Flickr Still Beats Facebook for Photographers

When stock photography company Getty Images announced its agreement with Flickr to broker photo sales on behalf of the site’s members, one of the attractions of the Yahoo property was its size. According to the press release issued at the time, Flickr was then attracting 54 million visitors every month and its 27 million members had uploaded more than two billion photos. That was in July 2008. By April the following year, the number of photos on the site had grown to 3.4 billion, and Flickr was continuing to grow at a rate of 90 million new photos and videos a month. Today, Flickr has about 5 billion images. That’s an impressive growth rate until you realize it only makes Flickr the fourth largest image store on the Web — and that according to Pixable, a photo management service, Facebook  now receives 6 billion photos each month, more than Flickr’s entire inventory. The social media site is on track to hit 100 billion images by the summer of this year. So has Flickr had its day? Is Facebook now the Web’s most important photo-sharing site?

Judging by the features Facebook has been adding to its photo-sharing services, Marc Zuckerberg’s company certainly seems to think so. In February of this year, Facebook rolled out its new Photo Viewer, a slideshow that lets its 500 million active users “browse more photos faster without having to lose your place.” Its image tags already do more than help the site deliver search results, the only function Flickr’s tags offer. They identify faces automatically, allow multiple images to be tagged en masse and, most importantly, they push images into the timelines of the people who appear in the photos, giving them instant viral power.

Success on Flickr still relies on steady networking, and participation in groups and discussions. On Facebook, it’s enough to have lots of friends and the time to tag them in photos to get your images seen.

Facebook for Wedding Photographers

The advantages haven’t been lost on wedding photographers. They advertise on Facebook using demographic data to target engaged women in their market area. And they upload tagged images to their business pages to push their photos in front of potential new customers on the guest list. Inviting viewers to add their own tags helps them to reach people they couldn’t identify themselves.

But while Facebook is now an enormous image depository and has the kind of social connections that Flickr lacks, its benefits seem to stop with event photographers — the people who can get the most from  those social connections. Landscape photographers can’t tag the mountains in their images, and stock photographers can do little on Facebook with the pictures in their portfolios. Getty Images’ page is a public relations channel rather than a commercial site that makes sales. Fotolia’s page tries to draw in potential buyers with free images, and iStockphoto doesn’t appear to be on Facebook at all.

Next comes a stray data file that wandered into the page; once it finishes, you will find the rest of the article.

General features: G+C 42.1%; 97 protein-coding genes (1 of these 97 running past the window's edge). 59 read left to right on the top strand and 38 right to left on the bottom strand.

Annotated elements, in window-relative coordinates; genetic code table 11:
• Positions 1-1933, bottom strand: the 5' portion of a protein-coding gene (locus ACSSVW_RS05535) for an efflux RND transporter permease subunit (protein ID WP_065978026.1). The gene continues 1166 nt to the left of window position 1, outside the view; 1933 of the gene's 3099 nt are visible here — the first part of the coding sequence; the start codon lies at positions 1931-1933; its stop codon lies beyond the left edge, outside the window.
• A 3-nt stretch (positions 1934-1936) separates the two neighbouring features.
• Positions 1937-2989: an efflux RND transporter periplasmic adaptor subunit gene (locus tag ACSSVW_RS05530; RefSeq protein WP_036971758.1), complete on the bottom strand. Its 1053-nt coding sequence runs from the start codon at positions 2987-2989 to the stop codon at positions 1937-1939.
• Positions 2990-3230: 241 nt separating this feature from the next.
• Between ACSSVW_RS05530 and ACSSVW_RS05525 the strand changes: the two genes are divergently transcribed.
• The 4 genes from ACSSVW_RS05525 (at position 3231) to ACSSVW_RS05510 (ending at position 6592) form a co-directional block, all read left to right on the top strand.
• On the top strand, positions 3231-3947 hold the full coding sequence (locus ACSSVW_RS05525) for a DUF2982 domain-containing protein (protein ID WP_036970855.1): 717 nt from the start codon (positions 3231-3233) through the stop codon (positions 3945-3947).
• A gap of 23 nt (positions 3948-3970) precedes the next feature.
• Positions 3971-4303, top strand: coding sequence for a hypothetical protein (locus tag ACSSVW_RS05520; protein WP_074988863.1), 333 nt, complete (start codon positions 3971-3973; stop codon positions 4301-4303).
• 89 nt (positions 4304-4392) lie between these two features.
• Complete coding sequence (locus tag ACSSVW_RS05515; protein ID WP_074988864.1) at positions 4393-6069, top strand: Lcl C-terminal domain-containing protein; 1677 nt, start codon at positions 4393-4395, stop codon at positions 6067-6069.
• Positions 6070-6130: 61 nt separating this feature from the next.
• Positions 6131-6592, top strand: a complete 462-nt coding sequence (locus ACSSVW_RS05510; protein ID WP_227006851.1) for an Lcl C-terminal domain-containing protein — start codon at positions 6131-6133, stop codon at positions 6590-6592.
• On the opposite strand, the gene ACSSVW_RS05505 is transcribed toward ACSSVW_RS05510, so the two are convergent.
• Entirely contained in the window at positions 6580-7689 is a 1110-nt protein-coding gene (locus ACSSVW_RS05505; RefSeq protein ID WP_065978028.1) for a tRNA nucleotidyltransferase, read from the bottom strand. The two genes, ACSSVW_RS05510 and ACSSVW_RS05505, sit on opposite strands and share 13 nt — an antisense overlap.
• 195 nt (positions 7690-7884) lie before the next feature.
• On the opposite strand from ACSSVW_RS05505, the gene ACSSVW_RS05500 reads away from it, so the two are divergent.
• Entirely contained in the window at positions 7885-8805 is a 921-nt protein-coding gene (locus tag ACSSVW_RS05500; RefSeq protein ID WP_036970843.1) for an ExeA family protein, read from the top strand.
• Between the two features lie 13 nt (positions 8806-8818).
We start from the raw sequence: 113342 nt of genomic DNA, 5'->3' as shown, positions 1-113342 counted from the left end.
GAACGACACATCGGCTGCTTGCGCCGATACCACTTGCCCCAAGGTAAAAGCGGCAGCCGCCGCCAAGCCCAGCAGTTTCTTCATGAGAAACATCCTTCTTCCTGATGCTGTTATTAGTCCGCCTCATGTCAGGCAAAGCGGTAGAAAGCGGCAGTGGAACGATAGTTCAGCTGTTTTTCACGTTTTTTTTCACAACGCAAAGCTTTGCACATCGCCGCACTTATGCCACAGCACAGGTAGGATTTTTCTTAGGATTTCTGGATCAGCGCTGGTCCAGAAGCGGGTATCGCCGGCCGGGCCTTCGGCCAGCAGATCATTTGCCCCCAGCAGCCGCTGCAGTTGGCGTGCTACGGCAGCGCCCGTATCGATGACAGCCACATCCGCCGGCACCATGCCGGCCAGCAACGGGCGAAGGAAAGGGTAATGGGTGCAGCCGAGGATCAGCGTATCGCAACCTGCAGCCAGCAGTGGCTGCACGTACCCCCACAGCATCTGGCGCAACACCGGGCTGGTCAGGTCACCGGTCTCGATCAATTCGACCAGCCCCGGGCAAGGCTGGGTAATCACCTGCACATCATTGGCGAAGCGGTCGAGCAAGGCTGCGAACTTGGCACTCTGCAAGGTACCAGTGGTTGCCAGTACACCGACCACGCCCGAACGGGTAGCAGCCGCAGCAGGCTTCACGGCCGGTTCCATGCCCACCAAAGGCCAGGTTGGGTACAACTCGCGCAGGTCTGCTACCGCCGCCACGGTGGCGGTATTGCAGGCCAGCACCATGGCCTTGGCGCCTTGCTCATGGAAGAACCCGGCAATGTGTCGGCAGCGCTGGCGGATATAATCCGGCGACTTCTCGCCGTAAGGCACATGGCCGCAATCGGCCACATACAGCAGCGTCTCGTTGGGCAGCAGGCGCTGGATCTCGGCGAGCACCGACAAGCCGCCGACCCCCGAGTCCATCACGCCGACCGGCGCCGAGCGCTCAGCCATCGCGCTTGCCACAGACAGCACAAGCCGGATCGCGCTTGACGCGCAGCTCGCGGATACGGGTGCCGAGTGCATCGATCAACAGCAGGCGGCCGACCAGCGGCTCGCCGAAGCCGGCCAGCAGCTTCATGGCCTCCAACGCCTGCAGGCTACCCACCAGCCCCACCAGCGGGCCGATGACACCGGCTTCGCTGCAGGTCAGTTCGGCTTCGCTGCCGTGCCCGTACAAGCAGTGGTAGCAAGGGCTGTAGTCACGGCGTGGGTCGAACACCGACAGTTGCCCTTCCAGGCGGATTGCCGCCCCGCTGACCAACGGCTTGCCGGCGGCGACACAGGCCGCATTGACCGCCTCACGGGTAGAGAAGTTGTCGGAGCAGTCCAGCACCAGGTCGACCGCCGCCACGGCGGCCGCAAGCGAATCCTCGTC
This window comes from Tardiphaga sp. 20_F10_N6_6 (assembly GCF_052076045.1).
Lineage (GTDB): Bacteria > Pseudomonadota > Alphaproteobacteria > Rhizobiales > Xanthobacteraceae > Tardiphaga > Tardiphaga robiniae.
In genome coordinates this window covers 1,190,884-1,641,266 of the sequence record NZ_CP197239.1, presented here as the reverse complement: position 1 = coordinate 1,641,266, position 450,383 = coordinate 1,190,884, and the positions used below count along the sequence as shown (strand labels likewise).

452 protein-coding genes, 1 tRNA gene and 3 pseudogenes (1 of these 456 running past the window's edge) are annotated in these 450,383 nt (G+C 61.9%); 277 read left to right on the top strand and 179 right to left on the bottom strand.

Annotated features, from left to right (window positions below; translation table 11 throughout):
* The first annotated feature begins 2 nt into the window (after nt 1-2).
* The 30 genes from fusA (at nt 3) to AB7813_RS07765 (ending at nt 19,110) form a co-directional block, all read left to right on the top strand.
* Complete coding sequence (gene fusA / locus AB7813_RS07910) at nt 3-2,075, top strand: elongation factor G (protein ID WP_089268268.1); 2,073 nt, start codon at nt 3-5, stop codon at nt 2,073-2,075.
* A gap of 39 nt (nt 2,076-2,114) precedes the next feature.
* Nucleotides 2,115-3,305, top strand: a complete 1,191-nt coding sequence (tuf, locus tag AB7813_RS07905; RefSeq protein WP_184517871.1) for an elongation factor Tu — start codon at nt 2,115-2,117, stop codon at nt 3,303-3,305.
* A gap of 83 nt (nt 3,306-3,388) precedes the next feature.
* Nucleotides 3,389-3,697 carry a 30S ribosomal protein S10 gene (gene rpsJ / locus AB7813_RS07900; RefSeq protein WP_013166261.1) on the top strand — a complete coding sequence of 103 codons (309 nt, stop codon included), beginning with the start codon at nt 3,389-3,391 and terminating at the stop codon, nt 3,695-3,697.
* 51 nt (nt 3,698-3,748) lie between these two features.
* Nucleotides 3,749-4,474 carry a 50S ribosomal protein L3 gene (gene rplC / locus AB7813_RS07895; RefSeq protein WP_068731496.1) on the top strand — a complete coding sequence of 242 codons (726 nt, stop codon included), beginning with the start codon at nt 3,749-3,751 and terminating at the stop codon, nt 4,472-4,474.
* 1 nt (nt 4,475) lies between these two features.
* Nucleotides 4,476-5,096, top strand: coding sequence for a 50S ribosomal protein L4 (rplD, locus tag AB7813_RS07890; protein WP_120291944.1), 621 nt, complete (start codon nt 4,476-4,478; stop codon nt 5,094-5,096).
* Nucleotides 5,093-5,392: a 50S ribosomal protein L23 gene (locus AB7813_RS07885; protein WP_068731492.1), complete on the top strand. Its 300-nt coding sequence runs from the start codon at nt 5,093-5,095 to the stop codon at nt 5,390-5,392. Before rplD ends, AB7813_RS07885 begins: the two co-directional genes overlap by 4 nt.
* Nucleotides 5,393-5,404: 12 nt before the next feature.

Top microstock photographer Yuri Arcurs is one of the few non-event photographers to make good use of the social media site. His page has more than 26,000 “likes” and offers updates about his business and his latest shoots.  Even Arcurs though doesn’t attempt to sell through Facebook — at least not photos. His photo gallery contains fewer than 30 images, mostly shot behind the scenes. The only items he promotes on his Facebook page are branded tools, such as his SteadyPod, which are aimed at other photographers. For Arcurs then, Facebook can be a branding tool but not a photography-selling service.

That isn’t true of Flickr. Getty, which now sells “thousands” of images on the Yahoo property, has brought a level of professionalism to a service which photo buyers had already been using to source original imagery. You don’t have to look to hard to find examples of photographers who have sold images they placed on Flickr, even for sums large enough to buy themselves new cameras.

And while Flickr can’t automatically push tagged images to potential new clients it can push photos onto the pages of other photographers. The contacts you make on Flickr get to see your latest uploads when they log in; upload frequently enough and you can ensure that a steady stream of your images are passing across screens around the world. The number of those screens will depend on the number of contacts you’re able to generate on the site, and the proportion of image buyers they include may be no different to the proportion of potential clients among the group of guests who see a wedding photographer’s images on Facebook.